As our patient deferred a skull x-ray, we could not rule out calcification of the temporal lobe or hioppocampi, usually appearing as bean-shaped opacities considered to be pathognomonic of the disease, as is hoarseness and eyelid beading.
No anomaly was detected on systemic examination, dentition was normal with age, and routine investigations were normal.
In relation to the histopathological study, there was extensive deposition of an amorphous eosinophilic substance around the capillaries, and papillary dermis, focal deposition can be found in the profound dermis. This hyaline substance is PAS positive (Touart).  The histopathological characteristics described for the present case are in agreement with the above-mentioned diagnostic criteria.
The differential diagnosis of this pathological entity should consider erythropoietic protoporphyria, the lesions of which are restricted to solar-exposed areas and there is involvement of the mucous membrane. ,,
Treatment is limited, reported approaches include oral steroids, Dimethyl sulfoxide, D-Penicillamine, intralesional heparin, and Etretinate. CO 2 laser surgery of vocal cords and beaded eyelid papules, and dermabrasion of skin result in cosmetic improvement. Except for the respiratory obstruction that occurs infrequently and rarely requires tracheostomy, life expectancy is usually normal. Specific and effective treatments are still not available. ,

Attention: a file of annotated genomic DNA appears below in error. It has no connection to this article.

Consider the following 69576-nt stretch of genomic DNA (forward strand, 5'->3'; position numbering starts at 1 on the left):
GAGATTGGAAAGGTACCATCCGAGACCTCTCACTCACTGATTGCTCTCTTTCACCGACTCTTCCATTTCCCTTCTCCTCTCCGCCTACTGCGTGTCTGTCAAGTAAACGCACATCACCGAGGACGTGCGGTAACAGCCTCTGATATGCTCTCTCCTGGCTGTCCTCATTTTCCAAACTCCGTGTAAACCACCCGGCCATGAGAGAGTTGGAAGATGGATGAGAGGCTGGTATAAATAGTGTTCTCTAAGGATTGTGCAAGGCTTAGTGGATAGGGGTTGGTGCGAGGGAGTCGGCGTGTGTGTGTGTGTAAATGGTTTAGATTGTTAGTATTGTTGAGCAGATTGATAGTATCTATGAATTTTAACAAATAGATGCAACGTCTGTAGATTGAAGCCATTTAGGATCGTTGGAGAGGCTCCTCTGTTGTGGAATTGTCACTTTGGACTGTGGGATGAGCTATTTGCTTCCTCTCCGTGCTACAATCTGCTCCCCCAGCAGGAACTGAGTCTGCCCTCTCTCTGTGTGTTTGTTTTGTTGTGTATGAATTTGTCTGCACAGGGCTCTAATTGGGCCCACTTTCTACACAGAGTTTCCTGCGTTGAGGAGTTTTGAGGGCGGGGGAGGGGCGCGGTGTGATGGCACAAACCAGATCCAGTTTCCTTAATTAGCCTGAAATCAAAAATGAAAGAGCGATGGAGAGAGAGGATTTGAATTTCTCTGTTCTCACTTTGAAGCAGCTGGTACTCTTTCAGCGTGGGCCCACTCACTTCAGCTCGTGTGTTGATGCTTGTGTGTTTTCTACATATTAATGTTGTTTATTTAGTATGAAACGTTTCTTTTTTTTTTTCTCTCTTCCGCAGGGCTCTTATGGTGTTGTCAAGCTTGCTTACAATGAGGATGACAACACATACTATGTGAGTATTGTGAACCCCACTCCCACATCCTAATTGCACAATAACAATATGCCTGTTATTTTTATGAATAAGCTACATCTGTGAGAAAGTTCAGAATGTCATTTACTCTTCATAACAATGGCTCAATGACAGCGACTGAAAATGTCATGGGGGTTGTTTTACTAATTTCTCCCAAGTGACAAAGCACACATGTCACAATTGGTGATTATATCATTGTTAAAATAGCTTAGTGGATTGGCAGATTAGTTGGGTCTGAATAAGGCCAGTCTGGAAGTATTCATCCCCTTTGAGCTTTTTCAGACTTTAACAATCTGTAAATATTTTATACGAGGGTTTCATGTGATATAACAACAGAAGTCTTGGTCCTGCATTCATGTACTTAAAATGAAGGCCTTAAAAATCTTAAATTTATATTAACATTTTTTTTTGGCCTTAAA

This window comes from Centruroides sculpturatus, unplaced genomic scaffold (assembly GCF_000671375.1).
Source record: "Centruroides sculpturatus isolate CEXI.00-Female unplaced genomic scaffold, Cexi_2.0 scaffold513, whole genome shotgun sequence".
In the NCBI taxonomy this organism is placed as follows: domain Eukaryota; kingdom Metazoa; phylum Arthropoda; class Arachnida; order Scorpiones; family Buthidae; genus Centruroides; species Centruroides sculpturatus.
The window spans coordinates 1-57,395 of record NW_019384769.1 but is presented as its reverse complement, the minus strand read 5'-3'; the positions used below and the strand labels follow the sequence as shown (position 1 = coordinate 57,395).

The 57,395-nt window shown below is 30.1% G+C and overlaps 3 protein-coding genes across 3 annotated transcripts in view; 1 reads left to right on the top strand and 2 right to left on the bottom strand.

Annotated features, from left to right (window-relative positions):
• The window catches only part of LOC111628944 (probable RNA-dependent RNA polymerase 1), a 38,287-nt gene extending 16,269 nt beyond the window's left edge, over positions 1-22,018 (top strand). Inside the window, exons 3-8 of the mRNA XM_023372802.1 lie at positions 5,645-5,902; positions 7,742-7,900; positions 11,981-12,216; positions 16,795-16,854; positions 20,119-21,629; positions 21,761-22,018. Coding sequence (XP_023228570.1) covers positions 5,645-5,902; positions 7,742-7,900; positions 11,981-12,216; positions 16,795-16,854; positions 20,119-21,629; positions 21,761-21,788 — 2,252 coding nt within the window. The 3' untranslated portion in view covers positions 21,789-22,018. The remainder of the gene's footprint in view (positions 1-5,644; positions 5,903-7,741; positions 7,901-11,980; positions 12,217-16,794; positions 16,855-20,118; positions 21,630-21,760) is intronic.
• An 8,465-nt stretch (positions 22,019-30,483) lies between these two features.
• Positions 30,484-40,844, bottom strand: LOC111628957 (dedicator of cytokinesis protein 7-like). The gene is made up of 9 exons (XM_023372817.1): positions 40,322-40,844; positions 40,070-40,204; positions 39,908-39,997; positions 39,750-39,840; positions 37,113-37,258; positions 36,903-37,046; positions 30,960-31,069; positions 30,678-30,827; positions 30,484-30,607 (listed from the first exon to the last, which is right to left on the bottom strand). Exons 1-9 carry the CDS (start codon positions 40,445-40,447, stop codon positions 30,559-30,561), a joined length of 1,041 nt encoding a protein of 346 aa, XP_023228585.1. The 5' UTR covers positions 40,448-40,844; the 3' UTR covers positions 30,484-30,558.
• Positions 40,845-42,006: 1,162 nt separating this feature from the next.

| Conclusion|| |
Hoarseness of voice since infancy, beaded papules along the margin of eyelids, firm and less mobile tongue, thickened protuberant lips, and thickened oral mucosa with yellowish tongue clinched the diagnosis of LP.
Scars on the face may poise differently in differentiating from erythropoietic porphyria. Absence of photosensitivity and presence of PAS-positive material on sun-protected areas and around vessels and superficial dermis helped to delineate this condition. This report will hopefully spawn further studies that will lead to early diagnosis.
| Acknowledgment|| |